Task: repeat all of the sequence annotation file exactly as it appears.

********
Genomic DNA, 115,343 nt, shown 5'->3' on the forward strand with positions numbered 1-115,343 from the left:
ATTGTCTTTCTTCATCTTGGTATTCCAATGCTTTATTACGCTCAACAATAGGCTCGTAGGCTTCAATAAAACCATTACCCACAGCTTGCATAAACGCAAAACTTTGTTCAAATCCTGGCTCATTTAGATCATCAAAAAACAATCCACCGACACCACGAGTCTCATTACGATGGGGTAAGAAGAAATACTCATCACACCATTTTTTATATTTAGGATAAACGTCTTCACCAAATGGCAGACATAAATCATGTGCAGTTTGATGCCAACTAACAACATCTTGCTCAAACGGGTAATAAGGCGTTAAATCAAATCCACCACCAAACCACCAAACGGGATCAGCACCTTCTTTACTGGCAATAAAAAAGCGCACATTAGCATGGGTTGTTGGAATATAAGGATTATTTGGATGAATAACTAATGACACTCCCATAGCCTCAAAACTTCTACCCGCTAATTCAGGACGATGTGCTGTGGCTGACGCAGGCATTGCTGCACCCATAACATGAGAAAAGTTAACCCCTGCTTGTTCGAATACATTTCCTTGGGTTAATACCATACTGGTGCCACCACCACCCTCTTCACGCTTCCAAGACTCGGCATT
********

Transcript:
Genomic DNA, 115,343 nt, shown 5'->3' on the forward strand with positions numbered 1-115,343 from the left:
ATTGTCTTTCTTCATCTTGGTATTCCAATGCTTTATTACGCTCAACAATAGGCTCGTAGGCTTCAATAAAACCATTACCCACAGCTTGCATAAACGCAAAACTTTGTTCAAATCCTGGCTCATTTAGATCATCAAAAAACAATCCACCGACACCACGAGTCTCATTACGATGGGGTAAGAAGAAATACTCATCACACCATTTTTTATATTTAGGATAAACGTCTTCACCAAATGGCAGACATAAATCATGTGCAGTTTGATGCCAACTAACAACATCTTGCTCAAACGGGTAATAAGGCGTTAAATCAAATCCACCACCAAACCACCAAACGGGATCAGCACCTTCTTTACTGGCAATAAAAAAGCGCACATTAGCATGGGTTGTTGGAATATAAGGATTATTTGGATGAATAACTAATGACACTCCCATAGCCTCAAAACTTCTACCCGCTAATTCAGGACGATGTGCTGTGGCTGACGCAGGCATTGCTGCACCCATAACATGAGAAAAGTTAACCCCTGCTTGTTCGAATACATTTCCTTGGGTTAATACCATACTGGTGCCACCACCACCCTCTTCACGCTTCCAAGACTCGGCATT